NewsBytes 2nd October 2010 – BitTorrent, Ballmer & Bonuses

Turning point for Apple?

Has Apple realized (in the face of loosing market share to Android) that its users want a more “open” platform, not dictated to by persons unknown?  – Apparently not.  The iPhone app lock down has meant that if an app does not meet with Apples approval then it doesn’t get through.

It is being reported on Torrent Freak that the creator of IS Drive has had to be very “creative” in his wording of his app in order for it to be accepted by Apple (as the Torrent word is allegedly not liked)

Torrent Freak said:

Although the audience for IS Drive is limited to premium Imageshack Torrent Drive users who also want to cough up $4.99 for the iPhone App, the approval is noteworthy because Apple has always banned everything related to BitTorrent.

and the developer is reported to say:

… I didn’t see any reason for the app to be rejected in Apple’s recently released guidelines. So, I was very careful with this release to not use the dirty word ‘torrent’, and I’ll continue to carefully add new features, so stay tuned.

You can read the rest of the article here.

Maybe its reasons such as this that Apple is loosing ground to Android?  I don’t see the “big brother state” of the Apple app store being particularly popular with customers.

Could todays consumer “awareness” be responsible for customers shying away from more “closed” products/services?

“If you build it, they will sue”

Yes, Microsoft is at it again.  Maybe worried by the lack of mainstream interest in their upcoming “creation” Windows Mobile 7? Its being reported that good old Redmond is now after Motorola (its already had a go at HTC and Samsung) and looking to suck a bit of revenue from the sale of Android, since in my view it seems doubtful they will get much from their own platform.

Brier Dudley reports:

Microsoft used the same tactic against Linux when the open-source software reached critical mass in the data center and threatened to derail the growth of Microsoft’s server business seven years ago…….After name-calling failed to slow Linux, Microsoft started warning big companies that the free software wasn’t really free. It also said companies should take into account the potential cost of patent and licensing litigation around open-source products.

he then rounds off very nicely with:

Meanwhile, Microsoft is happy to sell the phone companies its new phone operating system, which has presumably gone through a gauntlet of patent lawyers. Apparently Motorola hasn’t signed up yet for Windows Phone 7.

Source: Seattle Times

I wouldn’t blame Motorola for not signing up either, just look back a few months at the Kin or how about the features which Windows Mobile 7 is allegedly lacking?  Tethering? apparently you are not getting that with Microsoft’s latest creation.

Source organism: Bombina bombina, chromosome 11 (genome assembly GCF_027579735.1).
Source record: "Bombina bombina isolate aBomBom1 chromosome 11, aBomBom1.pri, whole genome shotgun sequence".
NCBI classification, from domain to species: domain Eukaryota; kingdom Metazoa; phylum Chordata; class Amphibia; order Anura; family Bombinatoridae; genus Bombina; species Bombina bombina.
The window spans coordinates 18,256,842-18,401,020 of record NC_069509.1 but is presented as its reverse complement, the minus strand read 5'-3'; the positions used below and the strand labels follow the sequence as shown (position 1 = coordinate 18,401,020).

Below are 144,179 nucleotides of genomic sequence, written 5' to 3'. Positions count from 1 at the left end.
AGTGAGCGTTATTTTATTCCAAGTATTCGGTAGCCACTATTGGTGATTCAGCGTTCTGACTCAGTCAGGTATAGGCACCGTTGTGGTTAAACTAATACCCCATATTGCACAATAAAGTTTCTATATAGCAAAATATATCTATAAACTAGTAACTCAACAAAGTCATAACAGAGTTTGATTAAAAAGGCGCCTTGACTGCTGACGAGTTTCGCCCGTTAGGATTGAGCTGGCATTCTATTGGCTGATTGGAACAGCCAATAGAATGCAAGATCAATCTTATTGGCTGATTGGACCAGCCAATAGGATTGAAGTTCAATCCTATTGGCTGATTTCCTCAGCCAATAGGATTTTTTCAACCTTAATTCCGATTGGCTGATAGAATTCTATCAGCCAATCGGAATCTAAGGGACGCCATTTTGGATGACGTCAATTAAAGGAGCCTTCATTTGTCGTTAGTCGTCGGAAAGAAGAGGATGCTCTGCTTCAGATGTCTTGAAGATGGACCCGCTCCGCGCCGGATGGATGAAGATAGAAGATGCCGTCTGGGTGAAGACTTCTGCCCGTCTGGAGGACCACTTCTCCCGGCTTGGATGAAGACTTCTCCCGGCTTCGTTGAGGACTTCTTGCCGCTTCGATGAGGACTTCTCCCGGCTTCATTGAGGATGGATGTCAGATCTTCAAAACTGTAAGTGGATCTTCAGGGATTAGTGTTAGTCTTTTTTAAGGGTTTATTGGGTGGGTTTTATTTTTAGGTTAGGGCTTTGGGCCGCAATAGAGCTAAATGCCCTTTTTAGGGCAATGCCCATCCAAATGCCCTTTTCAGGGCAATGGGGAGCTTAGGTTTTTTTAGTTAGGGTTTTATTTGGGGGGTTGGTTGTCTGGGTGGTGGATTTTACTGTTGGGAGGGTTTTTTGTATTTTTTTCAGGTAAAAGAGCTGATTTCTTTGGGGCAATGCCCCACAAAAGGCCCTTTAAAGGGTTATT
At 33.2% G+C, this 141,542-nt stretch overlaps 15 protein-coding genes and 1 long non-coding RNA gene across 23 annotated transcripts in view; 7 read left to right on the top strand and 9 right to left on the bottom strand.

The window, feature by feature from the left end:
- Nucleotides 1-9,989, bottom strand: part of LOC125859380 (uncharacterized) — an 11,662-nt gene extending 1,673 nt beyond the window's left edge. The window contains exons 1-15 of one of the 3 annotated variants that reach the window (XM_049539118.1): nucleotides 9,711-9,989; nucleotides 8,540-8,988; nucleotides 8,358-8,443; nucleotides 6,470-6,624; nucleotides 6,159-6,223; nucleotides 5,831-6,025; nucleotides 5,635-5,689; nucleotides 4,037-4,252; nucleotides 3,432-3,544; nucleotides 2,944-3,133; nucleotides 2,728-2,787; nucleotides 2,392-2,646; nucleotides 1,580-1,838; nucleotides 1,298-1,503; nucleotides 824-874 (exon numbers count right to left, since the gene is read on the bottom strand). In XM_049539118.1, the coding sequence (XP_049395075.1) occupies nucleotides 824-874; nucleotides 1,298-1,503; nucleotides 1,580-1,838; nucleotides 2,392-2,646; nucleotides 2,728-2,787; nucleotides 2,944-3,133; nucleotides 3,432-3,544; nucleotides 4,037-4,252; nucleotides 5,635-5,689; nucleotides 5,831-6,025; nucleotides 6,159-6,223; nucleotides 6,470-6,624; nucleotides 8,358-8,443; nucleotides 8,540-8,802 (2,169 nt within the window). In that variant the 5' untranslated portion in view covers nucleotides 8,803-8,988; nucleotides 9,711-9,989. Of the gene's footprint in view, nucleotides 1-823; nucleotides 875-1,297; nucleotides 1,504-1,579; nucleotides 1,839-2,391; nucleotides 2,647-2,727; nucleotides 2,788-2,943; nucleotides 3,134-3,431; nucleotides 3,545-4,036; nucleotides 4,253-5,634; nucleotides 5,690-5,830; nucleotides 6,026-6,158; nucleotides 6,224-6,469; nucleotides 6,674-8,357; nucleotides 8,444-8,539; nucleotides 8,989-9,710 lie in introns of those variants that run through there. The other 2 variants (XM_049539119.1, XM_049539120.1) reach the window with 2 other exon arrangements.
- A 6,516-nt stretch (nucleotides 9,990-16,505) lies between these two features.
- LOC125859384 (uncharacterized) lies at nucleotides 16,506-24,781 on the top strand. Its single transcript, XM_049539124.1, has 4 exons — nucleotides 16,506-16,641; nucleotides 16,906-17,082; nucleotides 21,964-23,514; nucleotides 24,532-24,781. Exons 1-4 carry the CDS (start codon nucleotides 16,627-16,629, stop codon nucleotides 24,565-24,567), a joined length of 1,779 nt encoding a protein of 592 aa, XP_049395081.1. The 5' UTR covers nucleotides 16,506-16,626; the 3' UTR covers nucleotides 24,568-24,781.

No big bonus for bad boy Ballmer?

It’s reported that Steve Ballmer CEO of Microsoft has not received his full bonus for the 2010 fiscal year.   The figure which has been reported on the Web is around $670,000, although allegedly he could have received double that (had the board agreed).  Could this reduced bonus be because of the F’Kin phone?  Or what about the apparent lack of excitement around many of its products? How about the eating of humble pie when it gave away its Live Spaces users to Linux powered WordPress? – Maybe the board will hit him with that one next year (if he’s still with Microsoft)

After looking around the net, my observation is that the only interest Microsoft has been generating is surrounding its latest court action where it tries to ride the coattails of Linux again and suck a little revenue from more popular platforms.

As I said in the above article, developers should take note that if you create things they people actually want to buy:

If you build it, they will sue

Microsoft’s future squarely in the courtroom instead of in products? – I’ll let you decide.

I’ve said it before, want to know my prediction?  Give Windows 7 Mobile time to “bed in” within the marketplace then Ballmer will be gone.  I’d say mid 2011.

Goblin – bytes4free@googlemail.com

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24 Comments Add yours

  1. Lefty says:

    I suspect you folks simply don’t understand how Apple operates in even the slightest degree. “Losing market share to Android” isn’t a surprise to anyone, especially the folks at Apple, when you consider that—in the US, at least—Apple is selling a single device through a single carrier at the moment, while there are dozens of Android phones by a number of manufacturers, offered by a variety of carriers. If Android couldn’t take away some market share from the iPhone, that’d be rather surprising.

    But are any of the Android OEMs making much money at it? Not anything like Apple is, certainly. Apple’s got a big chunk of the pie all to itself, and the ability to sell stuff at prices that guarantee them 35% margins, minimum. Meanwhile, you’ve got a significant number of Android OEMs, whittling down their “majority” market share amongst themselves, and competing on price so their margins get nothing but smaller.

    Apple could put ’em all out of business if it keeps “losing” this way.

  2. openbytes says:

    Quote “I suspect you folks simply don’t understand how Apple operates in even the slightest degree. ”

    Im not sure I like “you folks” as this is my opinion alone,

    Now whilst you are completely correct, it is not right to directly compare Apple to Android (since Android has no deployment issues and Apple releases its own hardware) the point of loosing market share is more looking at what is desirable for end-users.